Mostly, Russell intimidated everyone, including Wilt. But Nate Thurmond loved playing against Russell.

Great story, Clay. Fell in love with basketball watching the old ABC Sunday afternoon basketball and watching the Baltimore Bullets, Cincinnati Royals, St. Louis Hawks, etc. Being from NE Arkansas, we tended to follow everything St. Louis and I remember Richie Guerin, Bob Pettit, Zelmo Beatty, and so on. That was a long time ago. I do remember Jim King, not sure if I knew the Arkansas connection then. To me this was the real hey day of professional basketball where finesse and skill seemed to be big parts of the game, before it became wresting with a basketball. Also it did not seem that the games were called to favor the marquee players.

Used to laugh at the old guys longing for the good ole days, now I am one of those guys. The calendar can be real cruel!

Great stories. Thanks for sharing them Clay. I just finished reading Golden Days: West’s Lakers, Steph’s Warriors, and the California Dreamers Who Reinvented Basketball by Jack McCallum. I learned a lot about Jerry West from that book. Jim King’s comments about West go hand in hand with what this book is about.

I got the feeling Jim could have gotten me an interview with Jerry West after our interview two weeks ago. Ron Wey, one of my sources for the story, is close to Gail Goodrich. Goodrich is the reason King was traded from Lakers. Goodrich was a “territorial” pick for the Lakers. I didn’t opt for those interviews. I had enough already. This is a long piece. Sometimes you just have to say I’ve got enough stuff and it’s all good. That’s what I did.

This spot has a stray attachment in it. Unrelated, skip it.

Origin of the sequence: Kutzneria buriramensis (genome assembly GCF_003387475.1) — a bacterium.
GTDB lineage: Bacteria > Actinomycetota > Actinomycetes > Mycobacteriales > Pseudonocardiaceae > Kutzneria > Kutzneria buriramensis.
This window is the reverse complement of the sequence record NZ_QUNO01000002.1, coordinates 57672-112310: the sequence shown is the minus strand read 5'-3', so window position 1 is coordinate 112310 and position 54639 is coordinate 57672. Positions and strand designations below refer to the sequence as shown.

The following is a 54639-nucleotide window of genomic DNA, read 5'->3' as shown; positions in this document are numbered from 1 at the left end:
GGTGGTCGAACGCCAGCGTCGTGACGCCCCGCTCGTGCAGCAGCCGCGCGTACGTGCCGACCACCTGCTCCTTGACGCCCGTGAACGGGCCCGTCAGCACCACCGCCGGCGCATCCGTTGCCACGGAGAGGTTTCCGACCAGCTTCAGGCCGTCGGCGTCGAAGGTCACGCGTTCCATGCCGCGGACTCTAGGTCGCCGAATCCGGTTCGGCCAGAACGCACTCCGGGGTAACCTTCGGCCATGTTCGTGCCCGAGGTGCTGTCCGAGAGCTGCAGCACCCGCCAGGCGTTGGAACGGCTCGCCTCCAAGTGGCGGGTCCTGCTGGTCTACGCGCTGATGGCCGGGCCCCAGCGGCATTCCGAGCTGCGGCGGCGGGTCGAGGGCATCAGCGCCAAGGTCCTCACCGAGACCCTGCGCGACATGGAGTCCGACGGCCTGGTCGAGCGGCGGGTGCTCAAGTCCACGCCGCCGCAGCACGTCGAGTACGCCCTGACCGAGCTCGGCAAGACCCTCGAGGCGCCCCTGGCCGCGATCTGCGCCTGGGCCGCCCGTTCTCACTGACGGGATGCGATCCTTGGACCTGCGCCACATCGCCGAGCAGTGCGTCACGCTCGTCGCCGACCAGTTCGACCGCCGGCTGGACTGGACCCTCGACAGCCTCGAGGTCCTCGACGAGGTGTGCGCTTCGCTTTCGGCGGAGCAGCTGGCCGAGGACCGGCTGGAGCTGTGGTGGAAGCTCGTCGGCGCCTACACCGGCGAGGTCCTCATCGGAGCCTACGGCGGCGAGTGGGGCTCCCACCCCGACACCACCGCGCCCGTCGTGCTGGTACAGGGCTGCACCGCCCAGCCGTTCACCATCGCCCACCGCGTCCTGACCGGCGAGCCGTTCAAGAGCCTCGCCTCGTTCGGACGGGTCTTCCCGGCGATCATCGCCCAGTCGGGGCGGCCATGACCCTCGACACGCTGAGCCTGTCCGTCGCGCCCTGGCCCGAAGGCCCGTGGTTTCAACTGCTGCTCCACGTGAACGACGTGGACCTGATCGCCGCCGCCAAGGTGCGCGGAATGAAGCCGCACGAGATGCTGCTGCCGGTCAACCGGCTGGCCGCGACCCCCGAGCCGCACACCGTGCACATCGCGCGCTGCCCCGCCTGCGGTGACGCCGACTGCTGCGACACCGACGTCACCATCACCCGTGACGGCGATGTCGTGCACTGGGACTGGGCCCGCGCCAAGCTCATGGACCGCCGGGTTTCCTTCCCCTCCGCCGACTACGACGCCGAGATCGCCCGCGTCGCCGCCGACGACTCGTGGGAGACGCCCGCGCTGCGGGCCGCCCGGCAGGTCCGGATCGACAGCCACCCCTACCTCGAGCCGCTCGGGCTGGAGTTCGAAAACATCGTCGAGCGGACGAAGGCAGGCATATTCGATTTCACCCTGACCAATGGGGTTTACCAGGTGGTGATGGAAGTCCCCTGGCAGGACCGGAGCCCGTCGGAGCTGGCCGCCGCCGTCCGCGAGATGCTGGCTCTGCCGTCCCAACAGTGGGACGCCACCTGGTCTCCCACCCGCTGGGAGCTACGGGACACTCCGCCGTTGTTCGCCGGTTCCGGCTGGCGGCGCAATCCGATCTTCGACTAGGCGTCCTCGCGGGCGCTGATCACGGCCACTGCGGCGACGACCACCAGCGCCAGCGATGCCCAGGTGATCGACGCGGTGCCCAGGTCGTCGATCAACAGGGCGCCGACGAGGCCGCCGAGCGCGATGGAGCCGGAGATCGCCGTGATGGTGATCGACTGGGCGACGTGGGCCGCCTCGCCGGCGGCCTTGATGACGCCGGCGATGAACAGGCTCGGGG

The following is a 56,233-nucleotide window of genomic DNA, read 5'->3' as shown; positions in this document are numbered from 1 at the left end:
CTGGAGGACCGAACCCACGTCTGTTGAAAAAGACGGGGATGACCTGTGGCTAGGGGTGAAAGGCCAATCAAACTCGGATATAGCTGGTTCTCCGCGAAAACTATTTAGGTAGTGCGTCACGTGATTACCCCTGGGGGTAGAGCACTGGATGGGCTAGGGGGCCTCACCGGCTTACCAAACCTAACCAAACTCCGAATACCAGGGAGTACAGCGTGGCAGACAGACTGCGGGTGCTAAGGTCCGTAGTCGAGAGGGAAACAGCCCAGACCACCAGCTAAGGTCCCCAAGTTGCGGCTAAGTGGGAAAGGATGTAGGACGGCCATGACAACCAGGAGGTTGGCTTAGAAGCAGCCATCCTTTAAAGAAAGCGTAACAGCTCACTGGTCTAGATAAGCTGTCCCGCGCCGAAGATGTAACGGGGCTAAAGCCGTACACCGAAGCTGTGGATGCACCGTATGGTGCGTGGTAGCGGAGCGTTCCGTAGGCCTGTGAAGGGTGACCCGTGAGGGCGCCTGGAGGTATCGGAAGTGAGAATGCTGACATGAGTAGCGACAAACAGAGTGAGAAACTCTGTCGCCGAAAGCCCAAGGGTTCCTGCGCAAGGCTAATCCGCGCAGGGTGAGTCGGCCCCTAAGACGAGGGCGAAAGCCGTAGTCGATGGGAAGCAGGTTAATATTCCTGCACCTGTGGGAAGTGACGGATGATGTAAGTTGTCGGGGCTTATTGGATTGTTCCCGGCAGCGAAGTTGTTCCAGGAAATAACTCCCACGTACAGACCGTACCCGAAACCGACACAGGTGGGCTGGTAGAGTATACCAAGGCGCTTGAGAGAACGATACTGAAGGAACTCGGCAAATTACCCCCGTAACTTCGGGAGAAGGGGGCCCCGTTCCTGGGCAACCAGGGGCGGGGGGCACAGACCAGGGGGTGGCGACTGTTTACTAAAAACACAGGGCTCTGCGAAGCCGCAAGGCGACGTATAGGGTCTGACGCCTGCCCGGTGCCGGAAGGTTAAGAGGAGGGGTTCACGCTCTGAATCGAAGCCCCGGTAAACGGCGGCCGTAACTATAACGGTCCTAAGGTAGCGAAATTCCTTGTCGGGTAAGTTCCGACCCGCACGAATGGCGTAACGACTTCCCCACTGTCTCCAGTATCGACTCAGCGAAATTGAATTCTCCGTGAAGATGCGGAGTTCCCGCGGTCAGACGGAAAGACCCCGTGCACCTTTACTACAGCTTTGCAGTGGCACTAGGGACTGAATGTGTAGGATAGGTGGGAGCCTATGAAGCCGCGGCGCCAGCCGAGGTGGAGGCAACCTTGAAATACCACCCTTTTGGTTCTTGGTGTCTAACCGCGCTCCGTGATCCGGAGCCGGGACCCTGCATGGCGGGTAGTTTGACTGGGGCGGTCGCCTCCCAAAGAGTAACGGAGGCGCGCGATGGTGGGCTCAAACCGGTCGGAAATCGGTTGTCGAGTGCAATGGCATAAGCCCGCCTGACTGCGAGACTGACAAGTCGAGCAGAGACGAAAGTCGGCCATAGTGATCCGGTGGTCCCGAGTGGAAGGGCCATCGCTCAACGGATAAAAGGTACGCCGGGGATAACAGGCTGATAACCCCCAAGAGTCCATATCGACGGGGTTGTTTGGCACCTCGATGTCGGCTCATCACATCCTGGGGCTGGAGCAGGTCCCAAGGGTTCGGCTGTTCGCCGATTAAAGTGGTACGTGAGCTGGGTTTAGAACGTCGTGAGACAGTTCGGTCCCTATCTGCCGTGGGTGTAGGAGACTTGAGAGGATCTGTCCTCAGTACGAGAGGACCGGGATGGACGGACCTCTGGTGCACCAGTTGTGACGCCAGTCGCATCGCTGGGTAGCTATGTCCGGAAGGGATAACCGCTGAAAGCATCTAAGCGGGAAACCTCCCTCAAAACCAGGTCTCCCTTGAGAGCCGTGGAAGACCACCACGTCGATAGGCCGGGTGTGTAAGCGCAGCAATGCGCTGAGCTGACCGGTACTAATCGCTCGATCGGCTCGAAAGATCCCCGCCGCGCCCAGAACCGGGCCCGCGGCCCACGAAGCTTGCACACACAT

Clay, I especially love this story of Jim King. I remember him very well during his high school days on the Grizzlies’ court with Tommy Boyer and others, whose names I do not remember. At that time, they were so good. I loved Jim’s game then and then throughout his college days in Tulsa. Growing up in Fort Smith, I was a year behind Jim in High School, as I attended St. Anne’s Academy, but had several friends at Northside and attended most of their athletic events during those years. We did not hang around with the same group, but I never heard an unkind word about him among our peers. Along with many other Fort Smithians, I was so disappointed when he did not become a Hog. It was fun reading and hearing about Jim. I would love to see an article about the Grizzly teams of that era under Coach Kaundart and/or Coach Stancil. They were both so well respected.
I have to believe you have receive many other requests to write articles about past Arkansas High School teams of different eras. Add my vote to those who have requested.
Thanks again for such a fun article to read.

Thanks to all. These stories write themselves. Jim is really a treat to interview.

We took a pounding from this great Fort Smith team when I was a sophomore at Harrison in 59. Deward Dopson was the Harrison coach. Another player on that team that was also a Razorback was a player named Wofford (sorry first name eludes me) By the time I was a senior Bob Denniston had come to Harrison from Mulberry to coach. He and coach Kaundart were pretty good friends. No doubt Fort Smith was always a tough game. In 61-62 we beat them during the regular season, but fell to them in triple overtime at state in Little Rock. (At that time it was the longest game played in the state tournament. Thanks Clay for all these stories you bring us.

Great stories Clay. I had never heard of Jim King. So Kaundart coached Jim King, Ron Brewer and Almer Lee among others.

Correct. And Tommy Boyer.